‘It was their land first’
Chiloquin High School senior Hannah Schroeder believes education on the true history of tribal nations is key to an ongoing healing process.
“Since time immemorial, our tribal nations have occupied and cared for this land that we call the state of Oregon, and it’s important now more than ever for indigenous people in the state and across Indian country to be recognized for the contribution to society,” she said during a speech Monday at a dedication ceremony to permanently display the flags of the nine federally recognized tribes of Oregon in the Learning Resource Center at Oregon Tech.
More than 20 of her Chiloquin classmates attended the ceremony. The nine flags included that of Schroeder’s tribe, the Klamath Tribes, which represent the Klamath, Modoc and Yahooskin. “It is the hope of the Klamath Tribes Youth Council that this flag display will prompt students to ask questions and learn more about the first and true stewards of this land, the indigenous people of Oregon,” she said.
Schroeder, co-president of the Klamath Tribes Youth Council, was among members of the Klamath Tribes and the Burns Paiute Tribe who spoke during the event. The flag dedication ceremony was part of a day-long second annual Indigenous People’s Day Celebration on the Oregon Tech campus.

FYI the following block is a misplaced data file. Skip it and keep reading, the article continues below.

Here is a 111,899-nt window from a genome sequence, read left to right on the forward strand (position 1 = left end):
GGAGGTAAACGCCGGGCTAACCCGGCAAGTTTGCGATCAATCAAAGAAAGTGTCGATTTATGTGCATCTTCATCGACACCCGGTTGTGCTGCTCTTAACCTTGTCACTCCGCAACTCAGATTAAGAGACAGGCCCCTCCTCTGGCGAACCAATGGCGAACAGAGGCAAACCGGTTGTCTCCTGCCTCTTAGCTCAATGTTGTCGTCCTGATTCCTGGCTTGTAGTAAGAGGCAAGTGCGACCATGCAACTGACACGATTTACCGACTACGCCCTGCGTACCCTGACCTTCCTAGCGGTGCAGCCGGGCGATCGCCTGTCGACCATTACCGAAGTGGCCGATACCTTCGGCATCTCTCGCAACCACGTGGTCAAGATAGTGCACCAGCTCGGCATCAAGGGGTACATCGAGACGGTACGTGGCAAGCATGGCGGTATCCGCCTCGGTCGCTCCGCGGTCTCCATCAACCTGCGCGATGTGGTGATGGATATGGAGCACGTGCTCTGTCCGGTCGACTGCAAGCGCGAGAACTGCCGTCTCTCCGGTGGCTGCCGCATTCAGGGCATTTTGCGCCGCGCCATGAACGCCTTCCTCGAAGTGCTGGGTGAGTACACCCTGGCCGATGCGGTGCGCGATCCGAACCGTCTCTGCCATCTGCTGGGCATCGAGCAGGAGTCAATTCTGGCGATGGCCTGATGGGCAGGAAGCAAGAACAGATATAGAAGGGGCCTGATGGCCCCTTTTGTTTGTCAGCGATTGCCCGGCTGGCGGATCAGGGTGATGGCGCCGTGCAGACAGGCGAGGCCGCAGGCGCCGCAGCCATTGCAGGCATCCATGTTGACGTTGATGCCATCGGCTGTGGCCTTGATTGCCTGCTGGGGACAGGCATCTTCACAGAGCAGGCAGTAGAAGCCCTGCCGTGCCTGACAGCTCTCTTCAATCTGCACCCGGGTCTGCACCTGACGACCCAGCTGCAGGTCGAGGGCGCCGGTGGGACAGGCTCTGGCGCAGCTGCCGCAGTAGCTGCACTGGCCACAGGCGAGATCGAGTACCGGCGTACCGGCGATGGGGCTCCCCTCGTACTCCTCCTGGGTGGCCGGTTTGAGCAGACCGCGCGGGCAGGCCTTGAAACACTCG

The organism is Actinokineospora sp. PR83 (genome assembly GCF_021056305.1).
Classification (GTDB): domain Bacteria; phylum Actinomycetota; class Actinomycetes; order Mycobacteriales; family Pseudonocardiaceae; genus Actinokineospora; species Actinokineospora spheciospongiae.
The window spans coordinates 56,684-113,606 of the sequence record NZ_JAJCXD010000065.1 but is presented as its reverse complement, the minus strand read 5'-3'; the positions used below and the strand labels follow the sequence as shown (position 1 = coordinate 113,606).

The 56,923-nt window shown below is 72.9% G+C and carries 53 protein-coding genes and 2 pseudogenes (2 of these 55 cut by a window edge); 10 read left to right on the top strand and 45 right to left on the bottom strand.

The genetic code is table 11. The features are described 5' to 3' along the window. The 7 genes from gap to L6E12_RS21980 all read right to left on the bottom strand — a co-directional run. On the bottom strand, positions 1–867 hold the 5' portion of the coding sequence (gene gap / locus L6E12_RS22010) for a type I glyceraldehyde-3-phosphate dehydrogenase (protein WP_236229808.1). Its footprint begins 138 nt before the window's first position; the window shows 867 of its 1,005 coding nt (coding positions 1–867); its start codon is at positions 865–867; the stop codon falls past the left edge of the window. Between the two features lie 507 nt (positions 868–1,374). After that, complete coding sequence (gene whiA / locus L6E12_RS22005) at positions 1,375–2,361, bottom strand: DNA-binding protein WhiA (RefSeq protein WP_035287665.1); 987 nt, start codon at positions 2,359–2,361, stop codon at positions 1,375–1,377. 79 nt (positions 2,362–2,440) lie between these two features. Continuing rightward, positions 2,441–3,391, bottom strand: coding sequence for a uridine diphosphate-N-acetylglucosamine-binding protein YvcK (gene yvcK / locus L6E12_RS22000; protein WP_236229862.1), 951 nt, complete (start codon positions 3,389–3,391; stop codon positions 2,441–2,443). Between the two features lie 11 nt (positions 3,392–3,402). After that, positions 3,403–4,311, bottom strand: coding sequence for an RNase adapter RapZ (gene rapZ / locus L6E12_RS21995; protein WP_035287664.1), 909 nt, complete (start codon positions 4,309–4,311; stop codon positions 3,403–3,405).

Molly Swedensky and Kenzi Cheek, both Chiloquin seniors, said Indigenous People’s Day needs to be celebrated. “I think it’s a big deal because the tribes deserve recognition,” Cheek said. “It was their land first.” Swedensky agreed. “It’s long overdue. It needed to happen a lot sooner.”
This year, Chiloquin Junior-Senior High School’s 11th -grade history and government class, and 12th-grade senior seminar students traveled from Chiloquin for the event. In the past, a smaller group attended and most were tribal members, Schroeder said. About 60 percent of the school’s 120-member student body is Native American.
“The school usually only brings the Native American youth,” she said. “This year, the whole class came. It’s cool because we can show them our culture.”
Christina Rubidoux, a counselor at the Chiloquin high school and a member of the Klamath Tribes, helped organize the trip. “I think it was a good idea to bring the 11th -grade class because they’re studying history and government right now,” she said. “They need to be learning about sovereignty.”
Schroeder shares the Klamath Tribes Youth Council presidency with her brother, Orville, a freshman at Chiloquin. The council is the voice of the area’s tribal youth and often weighs in on social and political issues.
“We come together to talk about problems in our community and how we can fix those problems,” she said. Oct. 14, formerly known as Columbus Day, was declared as Indigenous People’s Day for the state of Oregon.
The first Oregon Indigenous People’s Day proclamation was issued in 2017 after pressure by a group of Klamath Tribal youth, later to become the first Klamath Tribes Youth Council, to declare the holiday in order to educate Oregon citizens about the history behind Christopher Columbus and his acts, which are considered to be the first forms of colonization and genocide against indigenous people of the North American continent.